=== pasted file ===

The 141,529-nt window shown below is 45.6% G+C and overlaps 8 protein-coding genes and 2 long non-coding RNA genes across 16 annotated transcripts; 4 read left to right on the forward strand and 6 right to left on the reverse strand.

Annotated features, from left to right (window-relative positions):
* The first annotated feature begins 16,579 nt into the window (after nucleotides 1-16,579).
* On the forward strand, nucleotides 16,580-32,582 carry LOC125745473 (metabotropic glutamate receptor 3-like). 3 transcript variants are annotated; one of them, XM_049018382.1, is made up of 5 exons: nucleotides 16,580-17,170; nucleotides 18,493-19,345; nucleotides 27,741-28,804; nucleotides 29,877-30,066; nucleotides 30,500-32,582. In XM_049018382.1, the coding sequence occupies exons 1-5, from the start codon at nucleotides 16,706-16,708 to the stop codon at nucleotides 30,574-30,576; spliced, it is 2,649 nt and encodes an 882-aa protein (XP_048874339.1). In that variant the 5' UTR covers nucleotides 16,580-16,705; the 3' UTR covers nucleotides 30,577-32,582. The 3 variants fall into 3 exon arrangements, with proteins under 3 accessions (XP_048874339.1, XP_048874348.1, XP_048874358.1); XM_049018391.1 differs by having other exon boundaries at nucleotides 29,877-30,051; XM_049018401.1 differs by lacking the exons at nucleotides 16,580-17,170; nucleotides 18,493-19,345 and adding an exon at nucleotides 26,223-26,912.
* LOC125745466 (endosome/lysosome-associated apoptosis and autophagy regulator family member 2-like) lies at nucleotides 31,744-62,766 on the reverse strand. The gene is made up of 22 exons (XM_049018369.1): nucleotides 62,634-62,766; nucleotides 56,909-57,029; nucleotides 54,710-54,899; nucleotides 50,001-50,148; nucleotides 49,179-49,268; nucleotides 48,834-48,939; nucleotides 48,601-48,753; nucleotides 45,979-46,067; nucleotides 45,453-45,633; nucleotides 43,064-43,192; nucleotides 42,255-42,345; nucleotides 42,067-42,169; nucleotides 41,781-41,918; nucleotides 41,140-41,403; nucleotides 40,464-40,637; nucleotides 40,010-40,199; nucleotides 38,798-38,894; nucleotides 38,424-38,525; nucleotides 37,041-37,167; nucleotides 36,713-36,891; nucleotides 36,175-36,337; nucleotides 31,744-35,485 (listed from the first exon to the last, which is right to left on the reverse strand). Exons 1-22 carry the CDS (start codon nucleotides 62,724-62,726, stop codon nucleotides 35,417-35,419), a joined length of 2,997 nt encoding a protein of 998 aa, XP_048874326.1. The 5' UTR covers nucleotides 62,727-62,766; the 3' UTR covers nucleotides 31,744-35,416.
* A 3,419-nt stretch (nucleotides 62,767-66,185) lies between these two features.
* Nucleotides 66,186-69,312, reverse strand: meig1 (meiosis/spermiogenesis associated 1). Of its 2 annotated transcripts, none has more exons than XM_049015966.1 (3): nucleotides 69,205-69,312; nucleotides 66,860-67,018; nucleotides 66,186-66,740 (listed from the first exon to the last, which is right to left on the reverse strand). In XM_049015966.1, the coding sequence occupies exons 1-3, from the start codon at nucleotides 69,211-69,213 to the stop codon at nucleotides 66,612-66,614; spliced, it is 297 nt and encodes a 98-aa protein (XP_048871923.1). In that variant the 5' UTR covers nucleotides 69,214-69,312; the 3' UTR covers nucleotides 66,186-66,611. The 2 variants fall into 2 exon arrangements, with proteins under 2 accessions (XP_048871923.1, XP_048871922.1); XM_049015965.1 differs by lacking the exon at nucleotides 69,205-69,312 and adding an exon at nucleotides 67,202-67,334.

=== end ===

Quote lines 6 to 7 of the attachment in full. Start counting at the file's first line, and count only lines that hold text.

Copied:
* A 3,419-nt stretch (nucleotides 62,767-66,185) lies between these two features.
* Nucleotides 66,186-69,312, reverse strand: meig1 (meiosis/spermiogenesis associated 1). Of its 2 annotated transcripts, none has more exons than XM_049015966.1 (3): nucleotides 69,205-69,312; nucleotides 66,860-67,018; nucleotides 66,186-66,740 (listed from the first exon to the last, which is right to left on the reverse strand). In XM_049015966.1, the coding sequence occupies exons 1-3, from the start codon at nucleotides 69,211-69,213 to the stop codon at nucleotides 66,612-66,614; spliced, it is 297 nt and encodes a 98-aa protein (XP_048871923.1). In that variant the 5' UTR covers nucleotides 69,214-69,312; the 3' UTR covers nucleotides 66,186-66,611. The 2 variants fall into 2 exon arrangements, with proteins under 2 accessions (XP_048871923.1, XP_048871922.1); XM_049015965.1 differs by lacking the exon at nucleotides 69,205-69,312 and adding an exon at nucleotides 67,202-67,334.